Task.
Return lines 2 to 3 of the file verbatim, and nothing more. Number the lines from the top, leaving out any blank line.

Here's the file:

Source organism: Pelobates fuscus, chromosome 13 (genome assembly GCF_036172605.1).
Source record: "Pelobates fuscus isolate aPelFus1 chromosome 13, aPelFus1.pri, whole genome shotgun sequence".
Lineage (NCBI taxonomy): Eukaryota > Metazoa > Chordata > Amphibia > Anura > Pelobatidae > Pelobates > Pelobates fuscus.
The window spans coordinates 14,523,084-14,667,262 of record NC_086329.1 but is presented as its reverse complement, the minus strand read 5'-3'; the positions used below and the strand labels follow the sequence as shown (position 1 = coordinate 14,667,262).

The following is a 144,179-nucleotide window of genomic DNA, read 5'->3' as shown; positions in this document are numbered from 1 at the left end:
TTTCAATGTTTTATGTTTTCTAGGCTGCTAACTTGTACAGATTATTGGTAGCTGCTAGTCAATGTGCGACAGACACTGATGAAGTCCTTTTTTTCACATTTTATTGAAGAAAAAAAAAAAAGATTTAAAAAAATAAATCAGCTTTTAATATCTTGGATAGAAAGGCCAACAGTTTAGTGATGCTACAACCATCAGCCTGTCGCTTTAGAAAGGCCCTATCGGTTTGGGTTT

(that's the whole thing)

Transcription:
Source record: "Pelobates fuscus isolate aPelFus1 chromosome 13, aPelFus1.pri, whole genome shotgun sequence".
Lineage (NCBI taxonomy): Eukaryota > Metazoa > Chordata > Amphibia > Anura > Pelobatidae > Pelobates > Pelobates fuscus.